HC Deb 13 March 1975 vol 888 cc803-5
Q4. Mr. Michael Latham

asked the Prime Minister whether he will pay an official visit to Anstey, Leicestershire.

The Prime Minister

I have at present no plans to do so, Sir.

Mr. Latham

Will the Prime Minister help the shoe and knitwear workers of Anstey and Leicester, who are at present being made redundant or put on short time, by bringing about a really rapid solution to the problem of low-priced imports from State trading and Far Eastern countries, which are currently causing very great trouble in these industries?

The Prime Minister

I agree with the hon. Gentleman, and he is right to express concern about this matter. It affects not only his area but a number of areas in the Midlands and the North, and north of the border as well. The problem is not confined entirely to the industries he mentioned—footwear and knitwear; it extends through a wide range of clothing and textiles. Many hon. Members on both sides of the House have been meeting together on this question. My right hon. Friends are considering the memoranda they have submitted. I agree that this is a matter of extreme urgency and that employment in some of these areas is prejudiced by what, in many cases, we can only regard as unfair trading.

Mr. Madden

Will my right hon. Friend clear up the mystery which surrounds the reply to 70 Labour Members who are anxiously seeking informa- tion about the future of the Industry Bill and the National Enterprise Board —which is of concern to the trade union movement—should we remain in the Common Market? If the position is clear and uncertain, what is delaying this reply?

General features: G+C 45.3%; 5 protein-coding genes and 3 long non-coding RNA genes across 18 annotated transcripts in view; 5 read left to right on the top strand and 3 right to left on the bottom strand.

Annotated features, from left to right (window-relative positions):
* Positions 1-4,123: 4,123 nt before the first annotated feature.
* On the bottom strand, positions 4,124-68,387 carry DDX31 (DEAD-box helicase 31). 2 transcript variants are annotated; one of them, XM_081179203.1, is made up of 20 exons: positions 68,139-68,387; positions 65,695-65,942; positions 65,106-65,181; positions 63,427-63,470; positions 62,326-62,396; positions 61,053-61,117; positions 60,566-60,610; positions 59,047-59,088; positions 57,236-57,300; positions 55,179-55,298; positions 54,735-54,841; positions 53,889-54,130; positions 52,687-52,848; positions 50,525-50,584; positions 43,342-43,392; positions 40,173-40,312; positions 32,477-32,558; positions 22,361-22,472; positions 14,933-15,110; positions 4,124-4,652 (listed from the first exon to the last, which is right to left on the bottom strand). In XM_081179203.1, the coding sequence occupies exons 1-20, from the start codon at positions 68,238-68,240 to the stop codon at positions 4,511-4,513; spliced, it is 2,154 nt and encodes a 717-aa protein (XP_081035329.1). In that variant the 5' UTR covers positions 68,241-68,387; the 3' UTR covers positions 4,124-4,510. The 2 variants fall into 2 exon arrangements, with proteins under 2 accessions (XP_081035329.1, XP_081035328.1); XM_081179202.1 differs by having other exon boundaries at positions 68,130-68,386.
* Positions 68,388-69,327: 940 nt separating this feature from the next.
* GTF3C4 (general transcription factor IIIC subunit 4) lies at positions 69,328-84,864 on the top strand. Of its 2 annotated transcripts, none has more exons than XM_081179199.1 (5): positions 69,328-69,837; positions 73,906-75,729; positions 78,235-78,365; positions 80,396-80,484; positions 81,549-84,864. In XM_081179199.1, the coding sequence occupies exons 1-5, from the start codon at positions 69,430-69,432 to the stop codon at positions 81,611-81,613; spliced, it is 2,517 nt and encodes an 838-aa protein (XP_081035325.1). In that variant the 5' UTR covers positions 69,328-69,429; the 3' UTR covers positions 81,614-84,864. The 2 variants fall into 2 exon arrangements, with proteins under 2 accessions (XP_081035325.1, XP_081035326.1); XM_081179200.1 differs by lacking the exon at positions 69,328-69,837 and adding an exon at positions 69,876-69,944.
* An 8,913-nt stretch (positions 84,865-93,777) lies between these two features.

An Hon. Member

"Clear and uncertain"?

The Prime Minister

I have not had any representations from the village of Anstey on this question, and therefore that question does not in any way, directly or indirectly, arise out of the original Question. While I am always anxious to help the House in these topographical visits, I feel that it might be unfair and an abuse of the House if any question on any subject could be related to a visit to the village of Anstey, in Leicestershire. My hon. Friend will get an answer to his question, if he puts it appropriately, in due course.

Mrs. Knight

Will the right hon. Gentleman use the time which he might have spent in going to Anstey to interfere in the strike which at present is seriously hampering the ability of Members of Parliament to work properly on behalf of their constituents? Is the right hon. Gentleman aware that no mail is allowed in or out of the House, and that we cannot serve our constituents properly while this continues?

The Prime Minister

After all these years when this type of Question has been used, I congratulate the hon. Lady on finding a new way of exploiting it. All credit is due to her. I shall have to think what to do about it. As for the important question which she has raised, I understand that some of her remarks about the mail are not true. The Leader of the House will be making a statement on the matter later.

Mr. Roy Hughes

Will my right hon. Friend accept that when he visits Cardiff on Saturday he can be assured of a warm welcome? Does he appreciate that when he comes for the Ireland v. Wales Rugby match the Welsh people will not be so easily seduced by the blarney of the Irish as he seems to have been in Dublin this week?

The Prime Minister

I am grateful for the warmth of my hon. Friend's welcome and for his concern. I would expect such a welcome in Cardiff, or even Newport which he represents. We will have to wait until Saturday to see whether the Welsh succumb to the blarney of the Irish, as they succumbed to the blarney of the Scots a fortnight ago.